People have begun fleeing the coasts of Florida and South Carolina, stripping some stores of food, water and petrol as Hurricane Matthew continues its path towards the US.
Forced evacuations are under way in Florida’s Brevard and Martin counties, with governor Rick Scott saying the state could be facing “its biggest evacuation ever”.
A mass evacuation of a quarter of a million residents has also begun in South Carolina.
Both states, as well as Georgia and North Carolina, have issued a state of emergency.
The White House said emergency supplies had been moved to staging posts in the southeast of the country, while many shops have also seen a run on supplies such as propane, batteries and tarpaulin.
President Barack Obama warned: “I want to emphasise to the public this is a serious storm,”
“Even if you don’t get the full force of the hurricane we are still going to be seeing tropical force winds, the potential for storm surge and all of that could have a devastating effect.”
People living in coastal areas were warned by Florida’s governor “to leave now” and to stock up on several days’ worth of food, water and medicine.
He said people should be prepared for the possibility of a “catastrophic hurricane”.
The National Guard, other law enforcement officers and a fleet of 315 buses have been mobilised to support the evacuation of coastal counties in South Carolina.
Bumper-to-bumper traffic jammed Interstate 26 as people tried to get a head start on the 3pm start time for the evacuation in Charleston County and Beaufort.
Traffic flows have been reversed to allow more people to escape the coast.
The storm has already left a trail of destruction across the Caribbean, killing at least 26 people and slamming into Haiti with howling 145mph winds.
The peninsula battered most in Haiti has been cut off from the rest of the country, with floodwater running at shoulder height in places, and reserves of drinking water running low.
“What we know is that many, many houses have been damaged. Some lost rooftops and they’ll have to be replaced while others were totally destroyed,” interior minister Francois Anick Joseph said.
In the neighbouring Dominican Republic, four lost their lives. One person died in Colombia, and another in St Vincent and the Grenadines.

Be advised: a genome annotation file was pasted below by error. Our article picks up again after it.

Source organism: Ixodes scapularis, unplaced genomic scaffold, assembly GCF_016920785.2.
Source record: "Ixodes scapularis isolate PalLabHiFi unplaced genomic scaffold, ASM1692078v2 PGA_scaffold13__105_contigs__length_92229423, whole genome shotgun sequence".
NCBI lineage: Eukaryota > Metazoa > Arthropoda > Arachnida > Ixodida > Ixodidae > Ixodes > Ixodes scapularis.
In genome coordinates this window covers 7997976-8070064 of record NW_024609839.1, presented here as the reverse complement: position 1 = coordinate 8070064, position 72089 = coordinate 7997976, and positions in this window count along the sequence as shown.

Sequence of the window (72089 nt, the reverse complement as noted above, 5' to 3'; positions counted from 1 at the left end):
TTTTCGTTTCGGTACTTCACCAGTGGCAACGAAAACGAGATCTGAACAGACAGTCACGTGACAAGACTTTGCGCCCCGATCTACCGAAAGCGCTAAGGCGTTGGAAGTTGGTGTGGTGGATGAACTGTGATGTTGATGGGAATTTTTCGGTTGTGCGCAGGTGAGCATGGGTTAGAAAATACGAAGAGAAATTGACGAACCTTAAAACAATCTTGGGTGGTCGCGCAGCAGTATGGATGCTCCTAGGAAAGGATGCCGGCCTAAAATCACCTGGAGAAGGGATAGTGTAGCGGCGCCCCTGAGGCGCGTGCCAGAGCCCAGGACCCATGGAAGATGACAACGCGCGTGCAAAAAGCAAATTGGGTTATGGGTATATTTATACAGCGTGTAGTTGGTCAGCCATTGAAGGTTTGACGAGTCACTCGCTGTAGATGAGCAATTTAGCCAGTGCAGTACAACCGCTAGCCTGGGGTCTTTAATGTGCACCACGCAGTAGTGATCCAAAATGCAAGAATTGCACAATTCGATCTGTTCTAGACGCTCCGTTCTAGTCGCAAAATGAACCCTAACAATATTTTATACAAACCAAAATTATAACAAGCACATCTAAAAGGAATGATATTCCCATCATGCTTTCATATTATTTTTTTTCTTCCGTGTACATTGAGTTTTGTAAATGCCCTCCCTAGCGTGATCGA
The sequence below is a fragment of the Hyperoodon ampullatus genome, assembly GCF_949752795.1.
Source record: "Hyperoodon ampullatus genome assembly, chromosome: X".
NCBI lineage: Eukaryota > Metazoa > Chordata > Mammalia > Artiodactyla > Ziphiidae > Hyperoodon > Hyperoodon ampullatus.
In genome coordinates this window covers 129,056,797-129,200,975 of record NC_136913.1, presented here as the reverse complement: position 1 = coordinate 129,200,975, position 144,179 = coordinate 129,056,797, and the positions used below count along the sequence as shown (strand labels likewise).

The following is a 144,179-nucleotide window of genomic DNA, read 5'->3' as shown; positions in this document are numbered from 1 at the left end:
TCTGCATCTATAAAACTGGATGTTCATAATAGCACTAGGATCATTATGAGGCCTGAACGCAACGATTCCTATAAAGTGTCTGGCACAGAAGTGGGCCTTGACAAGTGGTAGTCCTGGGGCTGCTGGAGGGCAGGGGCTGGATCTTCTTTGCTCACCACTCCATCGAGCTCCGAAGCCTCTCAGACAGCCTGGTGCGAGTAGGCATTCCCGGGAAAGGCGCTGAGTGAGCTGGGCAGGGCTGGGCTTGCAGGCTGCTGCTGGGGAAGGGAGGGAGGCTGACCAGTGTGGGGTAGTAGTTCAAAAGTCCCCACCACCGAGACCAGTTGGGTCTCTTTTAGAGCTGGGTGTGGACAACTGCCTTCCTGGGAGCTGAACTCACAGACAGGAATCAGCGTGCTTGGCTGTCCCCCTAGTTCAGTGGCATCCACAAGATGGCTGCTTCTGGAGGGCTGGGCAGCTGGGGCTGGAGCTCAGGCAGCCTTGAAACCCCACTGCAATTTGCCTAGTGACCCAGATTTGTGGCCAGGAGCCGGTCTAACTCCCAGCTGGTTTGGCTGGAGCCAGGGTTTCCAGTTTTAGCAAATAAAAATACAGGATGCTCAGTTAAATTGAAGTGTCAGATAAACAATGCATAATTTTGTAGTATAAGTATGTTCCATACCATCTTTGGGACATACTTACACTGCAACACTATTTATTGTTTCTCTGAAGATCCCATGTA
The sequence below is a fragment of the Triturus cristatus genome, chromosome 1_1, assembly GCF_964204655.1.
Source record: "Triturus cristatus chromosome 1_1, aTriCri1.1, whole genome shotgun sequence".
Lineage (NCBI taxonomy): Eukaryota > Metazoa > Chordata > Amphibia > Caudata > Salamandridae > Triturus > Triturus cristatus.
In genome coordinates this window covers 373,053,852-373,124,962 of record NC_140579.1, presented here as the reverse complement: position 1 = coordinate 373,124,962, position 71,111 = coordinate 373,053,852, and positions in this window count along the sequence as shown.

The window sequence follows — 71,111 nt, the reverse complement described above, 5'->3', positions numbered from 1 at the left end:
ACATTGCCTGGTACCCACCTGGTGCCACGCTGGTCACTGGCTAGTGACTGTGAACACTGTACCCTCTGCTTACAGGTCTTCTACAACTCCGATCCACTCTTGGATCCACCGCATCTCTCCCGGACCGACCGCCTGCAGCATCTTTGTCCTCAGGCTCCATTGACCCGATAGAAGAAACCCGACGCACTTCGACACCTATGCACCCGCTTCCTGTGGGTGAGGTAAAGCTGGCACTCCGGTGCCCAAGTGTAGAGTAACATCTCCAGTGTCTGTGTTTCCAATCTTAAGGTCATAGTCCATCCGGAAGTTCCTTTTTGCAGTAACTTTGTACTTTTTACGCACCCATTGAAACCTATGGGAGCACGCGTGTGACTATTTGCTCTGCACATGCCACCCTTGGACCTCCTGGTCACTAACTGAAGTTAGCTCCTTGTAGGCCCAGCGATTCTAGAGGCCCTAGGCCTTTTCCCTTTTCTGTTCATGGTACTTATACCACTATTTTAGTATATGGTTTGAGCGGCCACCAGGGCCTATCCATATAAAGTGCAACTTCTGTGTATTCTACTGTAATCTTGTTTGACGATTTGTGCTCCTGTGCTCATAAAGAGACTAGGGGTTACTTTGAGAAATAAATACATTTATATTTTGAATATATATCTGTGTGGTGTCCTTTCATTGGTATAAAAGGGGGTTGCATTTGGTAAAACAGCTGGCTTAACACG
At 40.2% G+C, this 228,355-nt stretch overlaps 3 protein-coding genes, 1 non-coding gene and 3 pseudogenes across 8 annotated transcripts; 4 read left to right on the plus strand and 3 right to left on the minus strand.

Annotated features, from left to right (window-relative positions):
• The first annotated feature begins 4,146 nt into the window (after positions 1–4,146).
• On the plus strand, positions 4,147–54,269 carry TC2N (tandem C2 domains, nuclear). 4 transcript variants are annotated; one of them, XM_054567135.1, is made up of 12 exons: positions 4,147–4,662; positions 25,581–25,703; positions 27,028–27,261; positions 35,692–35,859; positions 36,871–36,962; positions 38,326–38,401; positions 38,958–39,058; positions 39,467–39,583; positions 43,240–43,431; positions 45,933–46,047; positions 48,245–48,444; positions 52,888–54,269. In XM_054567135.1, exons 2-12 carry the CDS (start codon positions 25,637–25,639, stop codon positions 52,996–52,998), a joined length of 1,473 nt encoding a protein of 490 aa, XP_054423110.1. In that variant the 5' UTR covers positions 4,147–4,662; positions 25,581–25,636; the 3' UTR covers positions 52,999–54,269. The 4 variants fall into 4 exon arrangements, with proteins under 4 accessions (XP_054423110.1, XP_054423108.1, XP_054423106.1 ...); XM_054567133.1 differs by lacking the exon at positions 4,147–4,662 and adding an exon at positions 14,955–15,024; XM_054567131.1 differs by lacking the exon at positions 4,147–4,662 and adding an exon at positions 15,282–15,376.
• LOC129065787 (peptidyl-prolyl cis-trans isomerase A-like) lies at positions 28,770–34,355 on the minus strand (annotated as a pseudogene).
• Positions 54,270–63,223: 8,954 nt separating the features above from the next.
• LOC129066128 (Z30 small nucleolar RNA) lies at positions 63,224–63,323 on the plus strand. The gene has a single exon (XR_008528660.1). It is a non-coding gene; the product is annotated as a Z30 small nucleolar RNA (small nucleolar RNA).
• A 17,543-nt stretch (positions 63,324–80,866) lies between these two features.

Dozens of homes were also destroyed in the eastern town of Baracoa in Cuba – and Matthew is now moving north and bearing down on the Bahamas
It is expected to hit the US by Thursday evening when a 5ft storm surge on the Atlantic coast could cause significant flooding. The hurricane could also trigger tornadoes.
Matthew’s vicious winds have weakened slightly to a 120mph Category 3 storm, but forecasters say that was expected and it will strengthen again in the coming days.
South Carolina governor Nikki Haley said people refusing to leave could be putting the lives of others at risk if they need help when the storm hits.
Some petrol stations have been running out of fuel in the area, and the state’s attorney general warned against stores bumping up prices to take advantage of people filling their vehicles to the brim.
In nearby Florida, where multiple hurricane warnings are in force, officials warned people against complacency – especially in the south of the state – after a recent 11-year break without a major storm, the longest on record.
People in the central Brevard County will be able to hunker down in shelters from 4pm local time on Wednesday, while patients in Cape Canaveral hospital have been moved inland.
The last storm to hit Florida from the Atlantic was Katrina in 2005, while Wilma – which hit with 120mph winds the same year – caused an estimated $21bn (£16bn) of damage and left thousands in the state without power.